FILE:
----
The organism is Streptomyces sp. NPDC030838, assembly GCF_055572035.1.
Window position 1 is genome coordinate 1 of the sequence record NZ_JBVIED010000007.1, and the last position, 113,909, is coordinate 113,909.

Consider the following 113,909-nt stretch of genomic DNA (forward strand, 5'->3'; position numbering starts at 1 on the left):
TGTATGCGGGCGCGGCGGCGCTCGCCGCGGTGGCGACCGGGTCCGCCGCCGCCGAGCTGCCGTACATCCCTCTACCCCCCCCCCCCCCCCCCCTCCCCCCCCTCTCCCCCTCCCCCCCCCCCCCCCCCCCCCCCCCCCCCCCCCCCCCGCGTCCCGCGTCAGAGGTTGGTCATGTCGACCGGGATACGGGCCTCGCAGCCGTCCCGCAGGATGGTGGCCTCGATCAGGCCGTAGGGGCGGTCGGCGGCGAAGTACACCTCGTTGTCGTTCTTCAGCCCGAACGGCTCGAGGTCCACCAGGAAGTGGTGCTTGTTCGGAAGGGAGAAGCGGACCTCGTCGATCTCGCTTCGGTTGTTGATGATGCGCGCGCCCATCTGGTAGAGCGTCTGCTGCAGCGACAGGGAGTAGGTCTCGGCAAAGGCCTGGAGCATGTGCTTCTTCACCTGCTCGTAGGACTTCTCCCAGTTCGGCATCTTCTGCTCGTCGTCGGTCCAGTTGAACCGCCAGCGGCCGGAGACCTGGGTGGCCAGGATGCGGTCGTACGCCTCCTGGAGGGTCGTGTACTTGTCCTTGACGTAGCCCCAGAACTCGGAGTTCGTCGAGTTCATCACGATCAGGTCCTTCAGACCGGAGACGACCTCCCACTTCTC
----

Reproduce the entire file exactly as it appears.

The organism is Streptomyces sp. NPDC030838, assembly GCF_055572035.1.
Window position 1 is genome coordinate 1 of the sequence record NZ_JBVIED010000007.1, and the last position, 113,909, is coordinate 113,909.

Consider the following 113,909-nt stretch of genomic DNA (forward strand, 5'->3'; position numbering starts at 1 on the left):
TGTATGCGGGCGCGGCGGCGCTCGCCGCGGTGGCGACCGGGTCCGCCGCCGCCGAGCTGCCGTACATCCCTCTACCCCCCCCCCCCCCCCCCCTCCCCCCCCTCTCCCCCTCCCCCCCCCCCCCCCCCCCCCCCCCCCCCCCCCCCCCGCGTCCCGCGTCAGAGGTTGGTCATGTCGACCGGGATACGGGCCTCGCAGCCGTCCCGCAGGATGGTGGCCTCGATCAGGCCGTAGGGGCGGTCGGCGGCGAAGTACACCTCGTTGTCGTTCTTCAGCCCGAACGGCTCGAGGTCCACCAGGAAGTGGTGCTTGTTCGGAAGGGAGAAGCGGACCTCGTCGATCTCGCTTCGGTTGTTGATGATGCGCGCGCCCATCTGGTAGAGCGTCTGCTGCAGCGACAGGGAGTAGGTCTCGGCAAAGGCCTGGAGCATGTGCTTCTTCACCTGCTCGTAGGACTTCTCCCAGTTCGGCATCTTCTGCTCGTCGTCGGTCCAGTTGAACCGCCAGCGGCCGGAGACCTGGGTGGCCAGGATGCGGTCGTACGCCTCCTGGAGGGTCGTGTACTTGTCCTTGACGTAGCCCCAGAACTCGGAGTTCGTCGAGTTCATCACGATCAGGTCCTTCAGACCGGAGACGACCTCCCACTTCTC